A sleepover, a speaker – and squats.
These were among some of the numerous changes that took place during Freshman Orientation at the end of August. For the first time in years, the freshman slept over on campus during orientation. The O’Neill Center gym housed the 127 freshman for their two-day orientation on August 26-27.
The idea for the sleepover came from school counselors Mrs. Lewis and Ms. Wuetig, who saw during Outdoors Club trips’ that overnight stays with the students built camaraderie among them. They believed this would be particularly beneficial to newer students, by getting them out of their comfort zones.
“It was a lot of fun, because I got to meet some fun kids, and they did a lot of fun activities with us,” said Ryan Gabriel ‘18.
However, according to Josh Hoey ‘18, “for the people who were trying to sleep, it didn’t work out so well.”
The sleepover aspect was not the only thing that changed this year. The orientation committee brought in Keith Wilford, a motivational speaker who taught here before, to speak to the freshmen.
“He has a great story of perseverance and getting through things,” said Mrs. Lappas, who heads the Orientation Committee. “He was trying to show them that physical endurance and mental endurance go together.”
So, on the second day of orientation, the freshmen all did squats together outside in the area between Duffy and Dougherty.
“He was interesting, for sure,” said Scott Sander ‘18. “The squats he made us do got hard after a while, but he seemed like a nice guy and I thought he did a good job.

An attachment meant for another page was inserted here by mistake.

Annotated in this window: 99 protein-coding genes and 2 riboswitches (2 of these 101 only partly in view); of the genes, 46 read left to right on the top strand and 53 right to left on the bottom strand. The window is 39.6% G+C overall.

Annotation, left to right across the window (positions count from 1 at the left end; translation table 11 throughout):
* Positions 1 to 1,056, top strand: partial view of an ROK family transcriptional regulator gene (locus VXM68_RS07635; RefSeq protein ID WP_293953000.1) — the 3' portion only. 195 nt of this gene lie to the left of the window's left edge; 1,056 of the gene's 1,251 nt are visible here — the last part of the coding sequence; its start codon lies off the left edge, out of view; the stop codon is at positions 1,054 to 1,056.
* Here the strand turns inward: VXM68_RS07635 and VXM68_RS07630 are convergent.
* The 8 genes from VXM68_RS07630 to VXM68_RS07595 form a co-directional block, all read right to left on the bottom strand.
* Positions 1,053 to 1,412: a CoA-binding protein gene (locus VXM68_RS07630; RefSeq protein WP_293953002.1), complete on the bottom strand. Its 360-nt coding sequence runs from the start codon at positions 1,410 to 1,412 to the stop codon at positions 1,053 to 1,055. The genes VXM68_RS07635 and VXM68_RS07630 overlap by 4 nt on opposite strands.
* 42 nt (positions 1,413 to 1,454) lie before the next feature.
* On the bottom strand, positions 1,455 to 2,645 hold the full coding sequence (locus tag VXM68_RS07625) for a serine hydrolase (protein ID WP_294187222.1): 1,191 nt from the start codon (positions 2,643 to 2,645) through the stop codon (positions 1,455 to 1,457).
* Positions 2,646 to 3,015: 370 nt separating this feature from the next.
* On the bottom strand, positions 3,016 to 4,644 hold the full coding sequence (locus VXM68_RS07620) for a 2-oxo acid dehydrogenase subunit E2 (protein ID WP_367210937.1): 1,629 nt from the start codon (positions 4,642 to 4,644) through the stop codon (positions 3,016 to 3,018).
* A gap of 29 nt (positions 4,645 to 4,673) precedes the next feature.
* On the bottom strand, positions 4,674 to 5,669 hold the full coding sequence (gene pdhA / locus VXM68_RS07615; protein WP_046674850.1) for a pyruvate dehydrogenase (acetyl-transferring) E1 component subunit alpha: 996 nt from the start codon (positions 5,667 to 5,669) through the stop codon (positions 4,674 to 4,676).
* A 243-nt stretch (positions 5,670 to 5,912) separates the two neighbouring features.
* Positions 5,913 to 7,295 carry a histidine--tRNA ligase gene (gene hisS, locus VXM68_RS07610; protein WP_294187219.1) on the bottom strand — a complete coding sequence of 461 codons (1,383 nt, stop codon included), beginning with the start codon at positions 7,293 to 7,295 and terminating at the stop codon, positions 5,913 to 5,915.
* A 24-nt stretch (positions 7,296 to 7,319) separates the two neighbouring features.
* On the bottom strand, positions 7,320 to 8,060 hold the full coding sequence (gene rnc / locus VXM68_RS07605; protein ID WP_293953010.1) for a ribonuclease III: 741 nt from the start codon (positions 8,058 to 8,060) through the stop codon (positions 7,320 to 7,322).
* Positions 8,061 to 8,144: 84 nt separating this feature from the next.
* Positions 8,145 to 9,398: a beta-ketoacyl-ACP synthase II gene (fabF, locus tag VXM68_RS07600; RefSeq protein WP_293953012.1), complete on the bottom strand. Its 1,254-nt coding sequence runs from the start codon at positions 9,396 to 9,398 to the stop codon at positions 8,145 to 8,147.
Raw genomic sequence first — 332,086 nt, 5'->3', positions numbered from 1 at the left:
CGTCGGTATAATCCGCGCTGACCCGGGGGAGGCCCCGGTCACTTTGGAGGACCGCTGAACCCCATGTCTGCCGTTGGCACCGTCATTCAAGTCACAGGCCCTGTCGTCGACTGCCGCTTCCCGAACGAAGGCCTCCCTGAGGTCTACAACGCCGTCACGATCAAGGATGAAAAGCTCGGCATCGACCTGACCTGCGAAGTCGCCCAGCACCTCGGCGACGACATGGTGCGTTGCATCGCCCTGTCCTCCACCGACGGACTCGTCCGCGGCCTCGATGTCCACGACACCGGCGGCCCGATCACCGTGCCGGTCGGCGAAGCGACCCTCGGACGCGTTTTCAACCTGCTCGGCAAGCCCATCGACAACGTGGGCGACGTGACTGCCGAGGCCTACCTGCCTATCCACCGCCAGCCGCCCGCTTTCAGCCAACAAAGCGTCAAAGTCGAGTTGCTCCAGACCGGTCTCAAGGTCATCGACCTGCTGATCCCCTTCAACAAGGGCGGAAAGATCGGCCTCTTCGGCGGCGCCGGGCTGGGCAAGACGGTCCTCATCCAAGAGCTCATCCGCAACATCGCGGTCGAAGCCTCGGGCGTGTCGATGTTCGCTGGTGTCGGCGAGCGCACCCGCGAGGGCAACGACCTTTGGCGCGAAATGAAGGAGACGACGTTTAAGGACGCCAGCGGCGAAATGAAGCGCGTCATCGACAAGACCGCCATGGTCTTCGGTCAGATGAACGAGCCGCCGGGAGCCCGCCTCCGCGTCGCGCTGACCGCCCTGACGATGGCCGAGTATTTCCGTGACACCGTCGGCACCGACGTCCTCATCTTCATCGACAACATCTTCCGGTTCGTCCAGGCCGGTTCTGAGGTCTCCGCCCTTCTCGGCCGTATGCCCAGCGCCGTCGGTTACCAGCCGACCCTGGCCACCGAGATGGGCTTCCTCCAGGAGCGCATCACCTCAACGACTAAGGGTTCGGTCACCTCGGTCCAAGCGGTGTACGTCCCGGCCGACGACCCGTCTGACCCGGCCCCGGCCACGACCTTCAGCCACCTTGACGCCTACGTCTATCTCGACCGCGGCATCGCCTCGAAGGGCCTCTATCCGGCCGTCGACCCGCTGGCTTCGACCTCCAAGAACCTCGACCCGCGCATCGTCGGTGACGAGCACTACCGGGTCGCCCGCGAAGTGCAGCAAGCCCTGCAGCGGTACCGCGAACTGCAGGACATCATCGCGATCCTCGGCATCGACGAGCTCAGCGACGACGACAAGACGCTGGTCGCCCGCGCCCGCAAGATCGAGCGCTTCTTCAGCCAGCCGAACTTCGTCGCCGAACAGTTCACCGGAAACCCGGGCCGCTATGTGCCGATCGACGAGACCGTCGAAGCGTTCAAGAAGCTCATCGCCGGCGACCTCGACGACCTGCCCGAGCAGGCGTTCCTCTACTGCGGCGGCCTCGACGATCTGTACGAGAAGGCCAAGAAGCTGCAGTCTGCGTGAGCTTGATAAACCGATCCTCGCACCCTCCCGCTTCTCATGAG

The freshmen also had the opportunity to be introduced to the arts program at Malvern in a whole new way, according to Mrs. Lappas.
Instead of just being told about the types of art classes that Malvern offers, freshmen were afforded the opportunity to sit down with the teachers of the classes they were interested in.
“I think most people understand the athletic component here,” said Mrs. Lappas. “But I think a lot of kids don’t seek out their artistic side as younger kids.”
“And I think introducing them to [the arts] during their first week here is extremely important, because our arts program is phenomenal.”
Another source of help for the freshmen was the Adelphia Society, which is in its second year of operation.
The program allowed the freshmen to be introduced to a junior who would be their mentor over the next 2 years. The junior would mentor a group of 3 freshmen, who would hopefully form a bond with the other two mentees, said Mrs. Lappas.
The main theme of the change this year was to let the freshmen learn what they wanted to know on a need to know basis, according to Mrs. Lappas.
This decision to change orientation came from the Orientation Committee, which was put together by the Strategic Initiative and included Mrs. Lapps, Dr. Fry, Mrs. Day, Ms. Wuetig, and Mrs. Lewis.
As a team, they organized a mission statement saying that they would make sure that freshmen would “start their high school career anxiety free.”
“It was awesome because it gave me 5 or 6 people to work with, who obviously had a new perspective,” said Mrs. Lappas.
Lappas felt like the organization of orientation had fallen all on her in the past. Orientation was much different this year, and according to Mrs. Lappas, it achieved a primary goal.
“From day one when classes started…kids knew each other. It was almost like the first day of school was a month in. It seemed like everyone knew each other because they had formed little bonds with each other during orientation.”
Dan Taylor ’18 agrees. “The activities we did…really gave [me] a good feel for the school. Everything we did, I thought it brought us closer to our future classmates and teachers.”